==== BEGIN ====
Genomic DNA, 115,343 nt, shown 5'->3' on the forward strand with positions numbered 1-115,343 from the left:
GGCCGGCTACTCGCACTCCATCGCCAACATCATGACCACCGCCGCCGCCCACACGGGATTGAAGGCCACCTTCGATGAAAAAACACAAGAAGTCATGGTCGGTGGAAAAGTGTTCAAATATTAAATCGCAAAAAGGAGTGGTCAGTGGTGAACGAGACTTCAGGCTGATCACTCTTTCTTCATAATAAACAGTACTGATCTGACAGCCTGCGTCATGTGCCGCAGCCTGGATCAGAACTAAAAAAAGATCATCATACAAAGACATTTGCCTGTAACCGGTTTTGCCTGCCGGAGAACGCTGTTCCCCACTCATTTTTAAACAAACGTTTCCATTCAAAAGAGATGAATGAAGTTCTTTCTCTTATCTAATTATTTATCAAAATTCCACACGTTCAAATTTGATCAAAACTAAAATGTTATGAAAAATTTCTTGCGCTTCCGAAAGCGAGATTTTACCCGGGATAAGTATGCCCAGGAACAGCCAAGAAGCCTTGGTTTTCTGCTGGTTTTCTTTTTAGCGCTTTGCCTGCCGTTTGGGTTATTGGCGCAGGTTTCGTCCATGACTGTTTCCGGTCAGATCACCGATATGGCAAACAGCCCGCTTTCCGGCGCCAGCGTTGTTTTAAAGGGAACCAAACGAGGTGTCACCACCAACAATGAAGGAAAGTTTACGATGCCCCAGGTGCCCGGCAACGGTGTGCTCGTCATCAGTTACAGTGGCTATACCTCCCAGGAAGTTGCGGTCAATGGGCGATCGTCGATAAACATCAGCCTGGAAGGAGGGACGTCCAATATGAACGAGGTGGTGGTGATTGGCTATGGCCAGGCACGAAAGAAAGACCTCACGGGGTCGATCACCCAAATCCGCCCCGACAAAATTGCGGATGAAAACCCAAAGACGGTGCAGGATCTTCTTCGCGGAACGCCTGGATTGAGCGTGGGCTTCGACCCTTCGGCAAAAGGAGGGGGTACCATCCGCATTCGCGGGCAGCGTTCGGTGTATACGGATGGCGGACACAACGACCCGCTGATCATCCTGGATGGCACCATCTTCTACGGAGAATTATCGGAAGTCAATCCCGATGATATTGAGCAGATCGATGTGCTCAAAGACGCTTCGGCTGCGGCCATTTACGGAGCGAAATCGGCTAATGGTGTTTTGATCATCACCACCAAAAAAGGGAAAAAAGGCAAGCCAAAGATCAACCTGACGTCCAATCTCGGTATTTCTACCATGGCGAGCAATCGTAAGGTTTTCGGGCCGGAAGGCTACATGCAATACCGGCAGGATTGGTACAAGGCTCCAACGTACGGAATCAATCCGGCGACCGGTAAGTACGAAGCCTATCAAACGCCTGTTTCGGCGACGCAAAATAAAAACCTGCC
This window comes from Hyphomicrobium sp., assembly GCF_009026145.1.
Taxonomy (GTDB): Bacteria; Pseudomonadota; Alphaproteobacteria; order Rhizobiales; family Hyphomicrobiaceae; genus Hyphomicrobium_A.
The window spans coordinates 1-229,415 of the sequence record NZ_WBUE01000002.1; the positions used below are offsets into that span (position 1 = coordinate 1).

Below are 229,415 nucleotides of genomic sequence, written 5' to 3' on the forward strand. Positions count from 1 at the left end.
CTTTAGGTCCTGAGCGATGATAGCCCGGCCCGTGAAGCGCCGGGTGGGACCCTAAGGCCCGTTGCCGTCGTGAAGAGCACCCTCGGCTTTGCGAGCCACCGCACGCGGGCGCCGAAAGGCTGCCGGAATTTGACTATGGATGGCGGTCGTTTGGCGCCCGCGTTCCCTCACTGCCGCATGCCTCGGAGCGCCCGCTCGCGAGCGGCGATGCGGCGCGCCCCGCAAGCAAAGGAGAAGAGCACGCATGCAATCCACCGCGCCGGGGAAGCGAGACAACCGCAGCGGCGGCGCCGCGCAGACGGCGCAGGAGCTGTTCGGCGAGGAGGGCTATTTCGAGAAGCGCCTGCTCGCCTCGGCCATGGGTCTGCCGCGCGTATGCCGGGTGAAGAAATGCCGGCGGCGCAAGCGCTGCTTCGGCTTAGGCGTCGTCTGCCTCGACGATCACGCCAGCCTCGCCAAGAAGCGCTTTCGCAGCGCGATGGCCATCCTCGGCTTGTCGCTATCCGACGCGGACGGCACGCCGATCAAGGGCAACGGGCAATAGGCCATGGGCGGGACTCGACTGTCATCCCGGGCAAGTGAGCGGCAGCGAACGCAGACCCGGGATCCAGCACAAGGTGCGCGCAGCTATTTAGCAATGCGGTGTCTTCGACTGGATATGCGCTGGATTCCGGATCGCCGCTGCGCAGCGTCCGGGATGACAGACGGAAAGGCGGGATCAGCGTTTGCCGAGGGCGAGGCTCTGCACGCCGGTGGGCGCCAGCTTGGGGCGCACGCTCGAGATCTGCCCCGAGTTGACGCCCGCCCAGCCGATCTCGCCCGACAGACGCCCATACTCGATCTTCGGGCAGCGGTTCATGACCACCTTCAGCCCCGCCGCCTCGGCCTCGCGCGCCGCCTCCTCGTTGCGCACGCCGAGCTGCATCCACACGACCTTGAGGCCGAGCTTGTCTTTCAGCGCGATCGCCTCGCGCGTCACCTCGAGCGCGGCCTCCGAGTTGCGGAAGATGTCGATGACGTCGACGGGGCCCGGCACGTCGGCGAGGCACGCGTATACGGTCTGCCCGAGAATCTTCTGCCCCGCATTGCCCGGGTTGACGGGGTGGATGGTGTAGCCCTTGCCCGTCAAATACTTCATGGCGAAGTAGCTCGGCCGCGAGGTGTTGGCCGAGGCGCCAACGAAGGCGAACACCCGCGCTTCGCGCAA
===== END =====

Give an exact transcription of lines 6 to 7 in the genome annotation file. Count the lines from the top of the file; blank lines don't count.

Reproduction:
Below are 229,415 nucleotides of genomic sequence, written 5' to 3' on the forward strand. Positions count from 1 at the left end.
CTTTAGGTCCTGAGCGATGATAGCCCGGCCCGTGAAGCGCCGGGTGGGACCCTAAGGCCCGTTGCCGTCGTGAAGAGCACCCTCGGCTTTGCGAGCCACCGCACGCGGGCGCCGAAAGGCTGCCGGAATTTGACTATGGATGGCGGTCGTTTGGCGCCCGCGTTCCCTCACTGCCGCATGCCTCGGAGCGCCCGCTCGCGAGCGGCGATGCGGCGCGCCCCGCAAGCAAAGGAGAAGAGCACGCATGCAATCCACCGCGCCGGGGAAGCGAGACAACCGCAGCGGCGGCGCCGCGCAGACGGCGCAGGAGCTGTTCGGCGAGGAGGGCTATTTCGAGAAGCGCCTGCTCGCCTCGGCCATGGGTCTGCCGCGCGTATGCCGGGTGAAGAAATGCCGGCGGCGCAAGCGCTGCTTCGGCTTAGGCGTCGTCTGCCTCGACGATCACGCCAGCCTCGCCAAGAAGCGCTTTCGCAGCGCGATGGCCATCCTCGGCTTGTCGCTATCCGACGCGGACGGCACGCCGATCAAGGGCAACGGGCAATAGGCCATGGGCGGGACTCGACTGTCATCCCGGGCAAGTGAGCGGCAGCGAACGCAGACCCGGGATCCAGCACAAGGTGCGCGCAGCTATTTAGCAATGCGGTGTCTTCGACTGGATATGCGCTGGATTCCGGATCGCCGCTGCGCAGCGTCCGGGATGACAGACGGAAAGGCGGGATCAGCGTTTGCCGAGGGCGAGGCTCTGCACGCCGGTGGGCGCCAGCTTGGGGCGCACGCTCGAGATCTGCCCCGAGTTGACGCCCGCCCAGCCGATCTCGCCCGACAGACGCCCATACTCGATCTTCGGGCAGCGGTTCATGACCACCTTCAGCCCCGCCGCCTCGGCCTCGCGCGCCGCCTCCTCGTTGCGCACGCCGAGCTGCATCCACACGACCTTGAGGCCGAGCTTGTCTTTCAGCGCGATCGCCTCGCGCGTCACCTCGAGCGCGGCCTCCGAGTTGCGGAAGATGTCGATGACGTCGACGGGGCCCGGCACGTCGGCGAGGCACGCGTATACGGTCTGCCCGAGAATCTTCTGCCCCGCATTGCCCGGGTTGACGGGGTGGATGGTGTAGCCCTTGCCCGTCAAATACTTCATGGCGAAGTAGCTCGGCCGCGAGGTGTTGGCCGAGGCGCCAACGAAGGCGAACACCCGCGCTTCGCGCAA